It was both an exciting and daunting prospect arriving from the UK into the DC heat back in August and starting school again with GW after 10 years in work! Having just returned from 6 months deployed in Afghanistan as a Royal Air Force Personnel Support Officer, serving alongside the US Marine Corps, I had already gained a small insight into the American way. However, I was quite overwhelmed by the friendly reception that I received during my first few days and weeks in the City.
As a graduate student on the Masters in International Policy and Practice (MIPP), I was joining a programme with others who had at least 10 years experience as professionals in the international sphere and what a diverse group they have proven to be. The experience and potential diversity of the class was a significant factor in my decision to apply to GW, and it is a real privilege to be a part of the MIPP group and the Elliott School. I had such a positive experience when I visited before applying last year that it was going to be tough for the Elliott School to live up to my high expectations, but so far the experience has been everything that I had envisaged.
The first few weeks after I arrived went really fast, as I began to get used to everything from driving on the wrong side of the road to managing the weekly shop without purchasing enough to last a full month! With the added excitement of an earthquake and a hurricane in my first week it was a memorable introduction to both the School and the City! The Elliott School orientation day was very well organized and provided a great opportunity to meet my MIPP classmates and the wider students and staff. Some of my classmates had been so organized that they had already been in touch before we even started classes! We all connected really well, the different backgrounds and professional experiences bringing us closer together. It was useful to discuss our professional backgrounds and the fears and aspirations that we felt coming into the course. I was relieved to know that others, like myself, were also taking on the course in just one single year.
So the first few weeks of classes have been a great introduction. The classes have a good selection of reading, which is both challenging and insightful; demanding that you consider new and innovative ways to assess current issues. I have been able to combine my classes into 3 evenings so that I have the ability to focus on reading and research in preparation for assignments during the day. I have also made sure to make time to explore the rich cultural insights that the City has to offer. I purchased a road bike to enable me to commute the 18 mile round trip to Foggy Bottom. It is mostly along the Mount Vernon trail, keeping me off the roads and giving me the chance to see more of the City each day. The route passes the Arlington Cemetery, Memorial Bridge and the Lincoln Memorial and it is a daily reminder of the significance of this fantastic location. It is certainly an amazing trip to school, even in the rain!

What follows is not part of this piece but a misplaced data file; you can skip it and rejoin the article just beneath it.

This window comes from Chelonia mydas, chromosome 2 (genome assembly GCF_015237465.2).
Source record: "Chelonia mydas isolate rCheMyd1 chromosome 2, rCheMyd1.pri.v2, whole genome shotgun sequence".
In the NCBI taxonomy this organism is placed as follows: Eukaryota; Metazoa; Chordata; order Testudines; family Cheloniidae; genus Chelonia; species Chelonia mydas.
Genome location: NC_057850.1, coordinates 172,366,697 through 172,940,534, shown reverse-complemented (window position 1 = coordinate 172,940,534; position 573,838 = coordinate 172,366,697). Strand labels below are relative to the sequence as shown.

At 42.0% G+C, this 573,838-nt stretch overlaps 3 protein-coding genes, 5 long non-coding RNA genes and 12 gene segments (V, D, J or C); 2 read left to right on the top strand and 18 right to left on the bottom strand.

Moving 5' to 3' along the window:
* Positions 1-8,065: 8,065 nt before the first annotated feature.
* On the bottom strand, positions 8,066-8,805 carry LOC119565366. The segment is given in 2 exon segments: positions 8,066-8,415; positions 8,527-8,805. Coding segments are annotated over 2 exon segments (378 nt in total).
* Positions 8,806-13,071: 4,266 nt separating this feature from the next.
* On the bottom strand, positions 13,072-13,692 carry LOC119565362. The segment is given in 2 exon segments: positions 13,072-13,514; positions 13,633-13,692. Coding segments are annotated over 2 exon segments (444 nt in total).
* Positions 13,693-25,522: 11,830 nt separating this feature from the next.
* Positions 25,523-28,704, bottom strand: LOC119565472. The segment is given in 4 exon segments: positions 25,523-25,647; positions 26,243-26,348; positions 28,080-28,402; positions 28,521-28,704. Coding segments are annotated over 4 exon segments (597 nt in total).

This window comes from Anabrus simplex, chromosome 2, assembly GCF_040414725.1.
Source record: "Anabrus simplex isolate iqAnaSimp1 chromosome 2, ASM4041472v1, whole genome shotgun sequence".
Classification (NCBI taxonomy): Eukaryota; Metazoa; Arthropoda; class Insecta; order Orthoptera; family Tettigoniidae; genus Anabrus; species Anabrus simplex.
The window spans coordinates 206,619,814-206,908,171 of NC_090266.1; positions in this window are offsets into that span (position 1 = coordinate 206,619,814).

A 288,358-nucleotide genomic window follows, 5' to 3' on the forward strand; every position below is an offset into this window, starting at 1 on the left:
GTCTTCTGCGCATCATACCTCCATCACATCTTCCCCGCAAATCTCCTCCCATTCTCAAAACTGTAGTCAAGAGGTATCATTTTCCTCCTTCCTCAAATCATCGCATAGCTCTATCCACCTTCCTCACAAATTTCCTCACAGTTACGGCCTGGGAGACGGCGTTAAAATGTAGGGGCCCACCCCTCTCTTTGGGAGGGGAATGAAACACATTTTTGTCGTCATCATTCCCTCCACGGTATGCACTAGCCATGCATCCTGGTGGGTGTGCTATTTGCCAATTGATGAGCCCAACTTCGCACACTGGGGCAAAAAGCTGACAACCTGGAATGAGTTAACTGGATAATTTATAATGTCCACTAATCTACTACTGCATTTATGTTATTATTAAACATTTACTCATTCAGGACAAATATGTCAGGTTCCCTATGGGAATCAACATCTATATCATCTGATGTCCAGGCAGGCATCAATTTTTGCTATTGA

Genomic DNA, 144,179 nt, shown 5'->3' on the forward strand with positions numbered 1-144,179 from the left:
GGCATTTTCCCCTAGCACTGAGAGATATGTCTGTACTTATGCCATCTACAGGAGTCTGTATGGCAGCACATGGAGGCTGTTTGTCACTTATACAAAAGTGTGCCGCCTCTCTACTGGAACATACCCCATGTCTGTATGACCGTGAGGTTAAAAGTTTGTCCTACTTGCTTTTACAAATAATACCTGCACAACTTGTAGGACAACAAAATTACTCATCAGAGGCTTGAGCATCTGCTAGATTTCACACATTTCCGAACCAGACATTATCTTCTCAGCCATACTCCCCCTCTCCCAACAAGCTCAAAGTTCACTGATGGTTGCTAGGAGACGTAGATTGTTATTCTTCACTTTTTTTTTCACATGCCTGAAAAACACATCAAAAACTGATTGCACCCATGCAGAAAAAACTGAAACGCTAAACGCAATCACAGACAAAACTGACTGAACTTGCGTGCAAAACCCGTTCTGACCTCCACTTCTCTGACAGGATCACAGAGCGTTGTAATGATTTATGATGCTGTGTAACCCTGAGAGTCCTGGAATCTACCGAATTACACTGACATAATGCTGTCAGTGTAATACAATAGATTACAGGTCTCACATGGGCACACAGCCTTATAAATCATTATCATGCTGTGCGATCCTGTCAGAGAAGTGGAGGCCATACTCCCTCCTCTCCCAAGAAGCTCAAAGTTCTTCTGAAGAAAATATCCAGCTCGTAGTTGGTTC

I have so far only visited the Museums of American History, with diverse exhibitions from charting the Civil War, to great inventions, and even the inaugural gowns of the first ladies, and of course I had to prioritize the Air and Space Museum. But with so much on offer, there is still a great deal to see! Foggy Bottom Campus could not be better located, only a short walk from the Smithsonian and monuments. So it is easy to combine classes and cultural visits together. Indeed the other morning I attended the open Senate Hearing of the Armed Service Committee, the last to be attended by Admiral Mullen as the Commander of the Joint Chiefs. It was a really useful insight into the current defense issues and just one example of the ways in which studying in DC can provide a really unique learning experience.
In my spare time I have also been training for the US Marine Corps Marathon (as I signed up with some of my colleagues whilst out in Afghanistan) that takes place later this month. I have joined the local running club for early morning runs around the City in preparation for the big day, whilst also making the most of the free GW gym facilities. There are so many sporting clubs to choose from and once again I have been delighted by how welcome I have felt. As a keen swimmer I have enjoyed participating in the GW Swimming Club, though the training times can be a little challenging for the graduate students (as we have our classes in the evenings), it has proven to be another great way to make new friends.
So even though it is early days, GW and life as a graduate student in DC is proving to be an intense but thoroughly rewarding experience and one that I fully intend to take advantage of. Only two months in and I cannot believe how quickly the time is passing!
MIPP candidate 2012
Personnel Officer, British Royal Air Force